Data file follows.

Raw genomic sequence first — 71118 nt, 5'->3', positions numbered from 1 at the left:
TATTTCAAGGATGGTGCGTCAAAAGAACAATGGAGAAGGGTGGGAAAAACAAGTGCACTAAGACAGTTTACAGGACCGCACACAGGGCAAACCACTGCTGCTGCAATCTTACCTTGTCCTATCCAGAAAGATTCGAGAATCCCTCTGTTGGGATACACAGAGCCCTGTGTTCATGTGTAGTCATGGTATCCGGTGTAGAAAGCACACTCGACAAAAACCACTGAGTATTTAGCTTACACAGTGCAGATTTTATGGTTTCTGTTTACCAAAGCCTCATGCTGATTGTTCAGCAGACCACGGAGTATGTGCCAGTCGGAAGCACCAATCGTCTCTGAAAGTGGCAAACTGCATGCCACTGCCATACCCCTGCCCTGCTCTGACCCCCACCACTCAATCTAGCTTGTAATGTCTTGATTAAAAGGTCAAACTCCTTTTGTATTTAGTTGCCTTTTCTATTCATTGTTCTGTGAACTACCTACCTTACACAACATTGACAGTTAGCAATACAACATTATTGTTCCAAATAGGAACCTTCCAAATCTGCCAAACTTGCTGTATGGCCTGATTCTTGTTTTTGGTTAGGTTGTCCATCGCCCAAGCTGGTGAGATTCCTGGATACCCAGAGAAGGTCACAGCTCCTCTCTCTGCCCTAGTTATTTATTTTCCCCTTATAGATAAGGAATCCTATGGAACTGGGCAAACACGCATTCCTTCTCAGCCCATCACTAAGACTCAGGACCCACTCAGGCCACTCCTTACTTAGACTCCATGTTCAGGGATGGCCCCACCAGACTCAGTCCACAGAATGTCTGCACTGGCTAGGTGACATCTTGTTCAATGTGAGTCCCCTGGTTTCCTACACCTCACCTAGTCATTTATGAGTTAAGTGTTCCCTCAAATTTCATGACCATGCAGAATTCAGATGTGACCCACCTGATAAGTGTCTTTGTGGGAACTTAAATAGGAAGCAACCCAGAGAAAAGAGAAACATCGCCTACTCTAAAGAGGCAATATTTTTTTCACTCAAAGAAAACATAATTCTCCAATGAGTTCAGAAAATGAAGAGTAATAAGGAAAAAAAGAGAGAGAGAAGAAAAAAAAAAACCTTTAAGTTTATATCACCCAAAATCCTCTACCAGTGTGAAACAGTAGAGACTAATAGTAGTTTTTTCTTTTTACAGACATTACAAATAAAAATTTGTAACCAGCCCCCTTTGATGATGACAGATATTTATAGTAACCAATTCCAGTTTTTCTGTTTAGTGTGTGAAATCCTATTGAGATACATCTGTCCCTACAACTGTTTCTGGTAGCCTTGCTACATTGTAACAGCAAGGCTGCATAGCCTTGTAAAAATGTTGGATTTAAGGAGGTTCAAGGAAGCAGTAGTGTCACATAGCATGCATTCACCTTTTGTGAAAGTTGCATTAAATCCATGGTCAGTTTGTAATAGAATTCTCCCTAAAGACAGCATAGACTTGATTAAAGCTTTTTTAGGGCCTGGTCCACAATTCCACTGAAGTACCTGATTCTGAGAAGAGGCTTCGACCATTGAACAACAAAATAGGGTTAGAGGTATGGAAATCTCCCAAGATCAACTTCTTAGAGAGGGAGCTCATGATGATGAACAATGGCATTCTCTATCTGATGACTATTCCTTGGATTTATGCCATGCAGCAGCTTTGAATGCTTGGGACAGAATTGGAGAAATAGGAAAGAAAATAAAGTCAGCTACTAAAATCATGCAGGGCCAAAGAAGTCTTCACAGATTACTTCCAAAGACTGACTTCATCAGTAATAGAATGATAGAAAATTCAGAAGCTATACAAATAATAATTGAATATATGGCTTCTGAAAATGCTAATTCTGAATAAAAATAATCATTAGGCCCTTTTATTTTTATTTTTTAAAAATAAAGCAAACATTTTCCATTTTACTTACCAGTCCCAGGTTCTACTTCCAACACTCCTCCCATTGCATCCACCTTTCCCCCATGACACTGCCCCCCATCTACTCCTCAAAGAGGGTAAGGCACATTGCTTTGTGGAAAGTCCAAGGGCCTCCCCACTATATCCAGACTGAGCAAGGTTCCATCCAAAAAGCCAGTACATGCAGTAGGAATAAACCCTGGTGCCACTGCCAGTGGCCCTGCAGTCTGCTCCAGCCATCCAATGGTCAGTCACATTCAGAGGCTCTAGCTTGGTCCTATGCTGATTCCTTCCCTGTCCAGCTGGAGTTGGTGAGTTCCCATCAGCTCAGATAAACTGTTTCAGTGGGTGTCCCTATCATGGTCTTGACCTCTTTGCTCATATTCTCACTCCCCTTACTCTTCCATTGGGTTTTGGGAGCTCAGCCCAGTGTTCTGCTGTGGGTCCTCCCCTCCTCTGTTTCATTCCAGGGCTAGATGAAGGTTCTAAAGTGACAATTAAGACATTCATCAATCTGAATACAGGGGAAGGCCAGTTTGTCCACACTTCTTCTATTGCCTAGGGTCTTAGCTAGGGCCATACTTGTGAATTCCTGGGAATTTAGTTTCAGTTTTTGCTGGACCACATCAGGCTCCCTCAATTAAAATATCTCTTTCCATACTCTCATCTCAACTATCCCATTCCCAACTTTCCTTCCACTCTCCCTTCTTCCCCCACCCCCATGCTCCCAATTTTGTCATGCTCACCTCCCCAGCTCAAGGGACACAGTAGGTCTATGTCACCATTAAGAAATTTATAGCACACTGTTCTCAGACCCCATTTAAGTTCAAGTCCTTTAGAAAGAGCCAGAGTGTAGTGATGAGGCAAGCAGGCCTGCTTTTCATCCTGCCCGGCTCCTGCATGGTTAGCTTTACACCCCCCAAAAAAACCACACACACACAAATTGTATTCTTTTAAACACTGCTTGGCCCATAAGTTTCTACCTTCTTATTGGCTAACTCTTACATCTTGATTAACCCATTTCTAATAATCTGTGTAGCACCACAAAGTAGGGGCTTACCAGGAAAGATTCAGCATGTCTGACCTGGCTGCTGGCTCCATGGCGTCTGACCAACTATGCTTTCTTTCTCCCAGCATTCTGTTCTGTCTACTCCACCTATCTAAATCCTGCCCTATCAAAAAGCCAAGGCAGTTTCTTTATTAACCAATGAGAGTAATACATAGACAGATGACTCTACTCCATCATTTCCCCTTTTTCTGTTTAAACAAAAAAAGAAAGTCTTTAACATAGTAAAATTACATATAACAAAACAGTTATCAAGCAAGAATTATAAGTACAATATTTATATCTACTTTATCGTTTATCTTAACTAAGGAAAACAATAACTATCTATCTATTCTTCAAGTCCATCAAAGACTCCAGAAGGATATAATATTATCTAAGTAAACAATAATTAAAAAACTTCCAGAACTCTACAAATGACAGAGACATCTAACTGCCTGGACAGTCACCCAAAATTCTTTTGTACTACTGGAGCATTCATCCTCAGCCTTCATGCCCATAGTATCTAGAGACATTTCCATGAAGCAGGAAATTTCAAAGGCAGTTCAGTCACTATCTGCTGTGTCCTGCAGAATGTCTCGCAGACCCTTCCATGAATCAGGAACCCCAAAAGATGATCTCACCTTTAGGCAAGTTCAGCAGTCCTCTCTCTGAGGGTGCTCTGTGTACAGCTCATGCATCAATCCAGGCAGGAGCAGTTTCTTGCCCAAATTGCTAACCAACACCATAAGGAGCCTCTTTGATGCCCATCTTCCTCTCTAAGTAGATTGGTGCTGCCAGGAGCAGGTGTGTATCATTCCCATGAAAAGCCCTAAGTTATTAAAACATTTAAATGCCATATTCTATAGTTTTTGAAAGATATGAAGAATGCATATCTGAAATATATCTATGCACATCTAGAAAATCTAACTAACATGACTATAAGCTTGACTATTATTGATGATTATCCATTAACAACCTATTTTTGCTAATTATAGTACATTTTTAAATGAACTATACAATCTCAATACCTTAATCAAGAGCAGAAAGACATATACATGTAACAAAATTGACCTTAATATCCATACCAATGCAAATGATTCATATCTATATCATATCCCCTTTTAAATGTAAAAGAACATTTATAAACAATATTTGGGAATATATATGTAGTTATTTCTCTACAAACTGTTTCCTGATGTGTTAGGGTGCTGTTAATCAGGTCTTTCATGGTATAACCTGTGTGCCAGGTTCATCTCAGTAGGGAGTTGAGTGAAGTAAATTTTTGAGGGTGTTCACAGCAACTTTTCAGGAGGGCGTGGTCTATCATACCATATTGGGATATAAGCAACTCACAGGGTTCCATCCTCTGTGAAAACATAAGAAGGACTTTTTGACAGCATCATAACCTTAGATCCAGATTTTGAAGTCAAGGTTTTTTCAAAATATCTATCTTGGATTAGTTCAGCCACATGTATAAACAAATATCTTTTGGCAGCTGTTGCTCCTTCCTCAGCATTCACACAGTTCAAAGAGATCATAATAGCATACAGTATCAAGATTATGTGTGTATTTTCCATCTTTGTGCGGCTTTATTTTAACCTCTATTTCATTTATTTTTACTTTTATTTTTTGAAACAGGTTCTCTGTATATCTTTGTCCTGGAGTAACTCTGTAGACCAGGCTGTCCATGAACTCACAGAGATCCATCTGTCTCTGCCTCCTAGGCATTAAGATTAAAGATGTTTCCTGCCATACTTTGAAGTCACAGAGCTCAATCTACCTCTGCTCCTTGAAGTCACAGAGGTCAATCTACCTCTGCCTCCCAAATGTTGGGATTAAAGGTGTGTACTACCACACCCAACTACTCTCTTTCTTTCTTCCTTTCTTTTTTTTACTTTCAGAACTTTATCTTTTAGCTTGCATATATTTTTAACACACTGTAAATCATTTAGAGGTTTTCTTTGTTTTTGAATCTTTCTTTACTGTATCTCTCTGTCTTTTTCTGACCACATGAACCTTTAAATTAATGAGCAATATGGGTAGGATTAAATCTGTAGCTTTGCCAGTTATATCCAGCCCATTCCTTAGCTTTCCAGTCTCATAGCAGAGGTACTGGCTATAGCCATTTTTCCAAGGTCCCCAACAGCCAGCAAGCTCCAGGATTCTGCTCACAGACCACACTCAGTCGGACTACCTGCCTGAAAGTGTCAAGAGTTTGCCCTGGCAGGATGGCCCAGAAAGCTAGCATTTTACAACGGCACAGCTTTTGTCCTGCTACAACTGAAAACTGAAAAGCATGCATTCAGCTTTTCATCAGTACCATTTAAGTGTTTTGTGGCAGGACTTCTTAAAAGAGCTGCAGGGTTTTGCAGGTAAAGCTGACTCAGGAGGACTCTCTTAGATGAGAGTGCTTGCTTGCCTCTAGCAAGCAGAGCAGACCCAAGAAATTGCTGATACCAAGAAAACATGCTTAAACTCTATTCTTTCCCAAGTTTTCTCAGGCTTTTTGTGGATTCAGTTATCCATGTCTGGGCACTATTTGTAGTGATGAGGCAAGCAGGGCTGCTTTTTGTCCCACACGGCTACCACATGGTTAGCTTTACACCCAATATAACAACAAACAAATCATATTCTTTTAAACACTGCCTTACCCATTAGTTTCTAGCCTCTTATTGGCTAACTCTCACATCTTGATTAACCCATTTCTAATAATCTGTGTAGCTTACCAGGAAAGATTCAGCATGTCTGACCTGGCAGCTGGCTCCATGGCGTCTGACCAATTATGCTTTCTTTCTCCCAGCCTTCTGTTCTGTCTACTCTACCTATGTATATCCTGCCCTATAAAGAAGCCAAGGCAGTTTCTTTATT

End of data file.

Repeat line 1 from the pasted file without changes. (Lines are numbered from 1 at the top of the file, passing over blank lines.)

Raw genomic sequence first — 71118 nt, 5'->3', positions numbered from 1 at the left: